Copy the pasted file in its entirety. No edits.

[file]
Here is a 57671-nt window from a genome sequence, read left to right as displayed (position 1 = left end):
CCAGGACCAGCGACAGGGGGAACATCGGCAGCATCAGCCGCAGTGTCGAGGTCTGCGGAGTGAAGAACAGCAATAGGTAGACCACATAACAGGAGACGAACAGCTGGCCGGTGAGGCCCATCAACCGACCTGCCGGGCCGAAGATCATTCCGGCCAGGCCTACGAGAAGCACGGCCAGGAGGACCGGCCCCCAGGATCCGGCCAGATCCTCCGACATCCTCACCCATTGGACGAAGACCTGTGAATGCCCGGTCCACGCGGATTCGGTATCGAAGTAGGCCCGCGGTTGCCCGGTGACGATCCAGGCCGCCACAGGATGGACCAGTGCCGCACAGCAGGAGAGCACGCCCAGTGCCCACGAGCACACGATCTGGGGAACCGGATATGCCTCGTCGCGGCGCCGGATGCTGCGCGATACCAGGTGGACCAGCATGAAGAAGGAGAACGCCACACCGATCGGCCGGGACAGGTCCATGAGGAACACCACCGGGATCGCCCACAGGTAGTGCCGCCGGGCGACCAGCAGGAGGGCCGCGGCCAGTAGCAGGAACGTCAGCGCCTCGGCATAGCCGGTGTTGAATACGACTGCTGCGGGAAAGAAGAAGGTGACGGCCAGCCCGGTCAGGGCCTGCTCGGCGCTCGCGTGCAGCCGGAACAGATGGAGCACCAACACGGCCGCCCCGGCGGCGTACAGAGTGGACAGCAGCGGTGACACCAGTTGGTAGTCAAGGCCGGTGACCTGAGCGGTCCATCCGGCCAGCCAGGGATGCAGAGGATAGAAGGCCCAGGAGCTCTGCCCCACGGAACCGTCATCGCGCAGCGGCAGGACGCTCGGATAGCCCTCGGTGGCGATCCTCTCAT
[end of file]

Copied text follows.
Here is a 57671-nt window from a genome sequence, read left to right as displayed (position 1 = left end):
CCAGGACCAGCGACAGGGGGAACATCGGCAGCATCAGCCGCAGTGTCGAGGTCTGCGGAGTGAAGAACAGCAATAGGTAGACCACATAACAGGAGACGAACAGCTGGCCGGTGAGGCCCATCAACCGACCTGCCGGGCCGAAGATCATTCCGGCCAGGCCTACGAGAAGCACGGCCAGGAGGACCGGCCCCCAGGATCCGGCCAGATCCTCCGACATCCTCACCCATTGGACGAAGACCTGTGAATGCCCGGTCCACGCGGATTCGGTATCGAAGTAGGCCCGCGGTTGCCCGGTGACGATCCAGGCCGCCACAGGATGGACCAGTGCCGCACAGCAGGAGAGCACGCCCAGTGCCCACGAGCACACGATCTGGGGAACCGGATATGCCTCGTCGCGGCGCCGGATGCTGCGCGATACCAGGTGGACCAGCATGAAGAAGGAGAACGCCACACCGATCGGCCGGGACAGGTCCATGAGGAACACCACCGGGATCGCCCACAGGTAGTGCCGCCGGGCGACCAGCAGGAGGGCCGCGGCCAGTAGCAGGAACGTCAGCGCCTCGGCATAGCCGGTGTTGAATACGACTGCTGCGGGAAAGAAGAAGGTGACGGCCAGCCCGGTCAGGGCCTGCTCGGCGCTCGCGTGCAGCCGGAACAGATGGAGCACCAACACGGCCGCCCCGGCGGCGTACAGAGTGGACAGCAGCGGTGACACCAGTTGGTAGTCAAGGCCGGTGACCTGAGCGGTCCATCCGGCCAGCCAGGGATGCAGAGGATAGAAGGCCCAGGAGCTCTGCCCCACGGAACCGTCATCGCGCAGCGGCAGGACGCTCGGATAGCCCTCGGTGGCGATCCTCTCAT